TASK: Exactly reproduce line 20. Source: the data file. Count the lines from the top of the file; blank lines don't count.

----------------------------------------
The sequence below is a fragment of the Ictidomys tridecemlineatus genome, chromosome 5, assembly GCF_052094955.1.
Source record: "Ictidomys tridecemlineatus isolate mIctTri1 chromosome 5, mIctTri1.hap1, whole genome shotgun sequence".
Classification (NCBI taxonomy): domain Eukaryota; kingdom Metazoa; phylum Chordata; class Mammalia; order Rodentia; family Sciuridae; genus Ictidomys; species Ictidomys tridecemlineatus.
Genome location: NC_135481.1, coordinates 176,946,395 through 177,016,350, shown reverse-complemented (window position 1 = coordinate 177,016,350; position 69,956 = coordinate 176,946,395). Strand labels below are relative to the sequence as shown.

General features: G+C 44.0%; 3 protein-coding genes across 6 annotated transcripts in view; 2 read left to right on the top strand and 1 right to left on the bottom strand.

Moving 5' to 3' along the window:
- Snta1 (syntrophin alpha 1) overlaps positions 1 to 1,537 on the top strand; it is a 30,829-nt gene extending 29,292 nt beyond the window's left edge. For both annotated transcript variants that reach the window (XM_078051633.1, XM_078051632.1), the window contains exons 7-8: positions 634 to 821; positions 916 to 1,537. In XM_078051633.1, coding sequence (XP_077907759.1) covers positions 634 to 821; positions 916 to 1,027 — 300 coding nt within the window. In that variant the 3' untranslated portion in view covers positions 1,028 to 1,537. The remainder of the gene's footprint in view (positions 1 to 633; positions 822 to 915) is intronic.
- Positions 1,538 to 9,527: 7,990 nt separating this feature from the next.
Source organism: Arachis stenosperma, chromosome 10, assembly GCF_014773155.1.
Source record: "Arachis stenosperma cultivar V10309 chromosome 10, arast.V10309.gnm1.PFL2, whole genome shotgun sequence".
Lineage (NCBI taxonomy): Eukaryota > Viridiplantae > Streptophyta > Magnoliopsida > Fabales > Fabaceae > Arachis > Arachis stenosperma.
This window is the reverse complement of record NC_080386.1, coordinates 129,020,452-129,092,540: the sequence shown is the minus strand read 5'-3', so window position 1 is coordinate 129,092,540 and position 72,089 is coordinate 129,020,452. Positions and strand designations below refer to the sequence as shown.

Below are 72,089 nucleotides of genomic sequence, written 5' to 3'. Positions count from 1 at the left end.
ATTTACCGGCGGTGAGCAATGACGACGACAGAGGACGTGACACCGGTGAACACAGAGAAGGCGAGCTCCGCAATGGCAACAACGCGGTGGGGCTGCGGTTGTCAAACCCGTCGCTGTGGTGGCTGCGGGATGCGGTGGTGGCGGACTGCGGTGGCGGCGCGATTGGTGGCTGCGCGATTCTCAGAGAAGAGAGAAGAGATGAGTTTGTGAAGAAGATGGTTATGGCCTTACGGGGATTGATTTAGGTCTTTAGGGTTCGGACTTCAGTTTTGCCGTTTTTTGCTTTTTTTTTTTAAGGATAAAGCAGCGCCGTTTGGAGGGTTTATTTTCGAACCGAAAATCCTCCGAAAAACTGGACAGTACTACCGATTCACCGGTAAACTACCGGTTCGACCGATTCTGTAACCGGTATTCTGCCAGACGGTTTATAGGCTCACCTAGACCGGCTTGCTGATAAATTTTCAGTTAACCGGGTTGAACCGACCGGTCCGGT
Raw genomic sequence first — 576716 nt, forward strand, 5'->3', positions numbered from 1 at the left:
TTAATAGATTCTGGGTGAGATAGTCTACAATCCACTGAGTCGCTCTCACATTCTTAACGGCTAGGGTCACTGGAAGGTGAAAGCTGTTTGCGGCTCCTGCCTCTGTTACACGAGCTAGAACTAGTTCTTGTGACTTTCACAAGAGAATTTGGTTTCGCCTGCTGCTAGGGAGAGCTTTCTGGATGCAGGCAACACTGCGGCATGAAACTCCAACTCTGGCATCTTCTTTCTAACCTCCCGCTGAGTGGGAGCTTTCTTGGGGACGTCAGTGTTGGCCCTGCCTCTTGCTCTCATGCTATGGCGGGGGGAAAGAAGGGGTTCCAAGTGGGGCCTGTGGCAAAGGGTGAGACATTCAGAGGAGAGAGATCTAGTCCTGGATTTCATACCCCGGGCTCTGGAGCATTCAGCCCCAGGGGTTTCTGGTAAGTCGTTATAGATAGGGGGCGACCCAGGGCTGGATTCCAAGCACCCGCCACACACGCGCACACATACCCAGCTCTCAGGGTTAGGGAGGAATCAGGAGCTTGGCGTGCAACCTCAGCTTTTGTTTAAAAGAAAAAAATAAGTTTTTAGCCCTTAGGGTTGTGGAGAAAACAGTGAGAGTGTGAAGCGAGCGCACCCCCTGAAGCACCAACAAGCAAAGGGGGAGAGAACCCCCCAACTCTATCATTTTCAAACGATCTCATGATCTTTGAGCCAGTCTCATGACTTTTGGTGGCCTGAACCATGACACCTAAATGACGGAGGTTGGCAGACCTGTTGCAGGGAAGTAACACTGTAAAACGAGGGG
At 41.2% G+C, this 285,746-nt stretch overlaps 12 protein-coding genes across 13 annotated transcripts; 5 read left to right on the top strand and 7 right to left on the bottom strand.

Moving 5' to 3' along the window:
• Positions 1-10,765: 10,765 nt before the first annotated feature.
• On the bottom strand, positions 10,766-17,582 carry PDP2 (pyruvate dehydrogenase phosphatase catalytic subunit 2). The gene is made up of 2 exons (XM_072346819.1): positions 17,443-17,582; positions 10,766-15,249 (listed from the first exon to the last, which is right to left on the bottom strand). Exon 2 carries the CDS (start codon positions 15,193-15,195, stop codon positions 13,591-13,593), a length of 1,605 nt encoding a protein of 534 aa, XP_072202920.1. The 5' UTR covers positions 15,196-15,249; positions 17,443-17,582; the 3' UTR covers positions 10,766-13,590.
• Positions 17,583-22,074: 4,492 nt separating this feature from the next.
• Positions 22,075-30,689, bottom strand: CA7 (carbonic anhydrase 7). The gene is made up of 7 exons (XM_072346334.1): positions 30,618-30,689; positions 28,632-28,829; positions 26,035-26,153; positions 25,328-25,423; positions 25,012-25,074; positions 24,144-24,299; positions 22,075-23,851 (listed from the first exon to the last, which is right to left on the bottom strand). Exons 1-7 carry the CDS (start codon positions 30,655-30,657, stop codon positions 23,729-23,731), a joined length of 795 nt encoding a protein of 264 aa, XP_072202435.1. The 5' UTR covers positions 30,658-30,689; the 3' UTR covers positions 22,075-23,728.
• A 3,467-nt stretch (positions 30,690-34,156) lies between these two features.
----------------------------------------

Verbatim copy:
• On the bottom strand, positions 10,766-17,582 carry PDP2 (pyruvate dehydrogenase phosphatase catalytic subunit 2). The gene is made up of 2 exons (XM_072346819.1): positions 17,443-17,582; positions 10,766-15,249 (listed from the first exon to the last, which is right to left on the bottom strand). Exon 2 carries the CDS (start codon positions 15,193-15,195, stop codon positions 13,591-13,593), a length of 1,605 nt encoding a protein of 534 aa, XP_072202920.1. The 5' UTR covers positions 15,196-15,249; positions 17,443-17,582; the 3' UTR covers positions 10,766-13,590.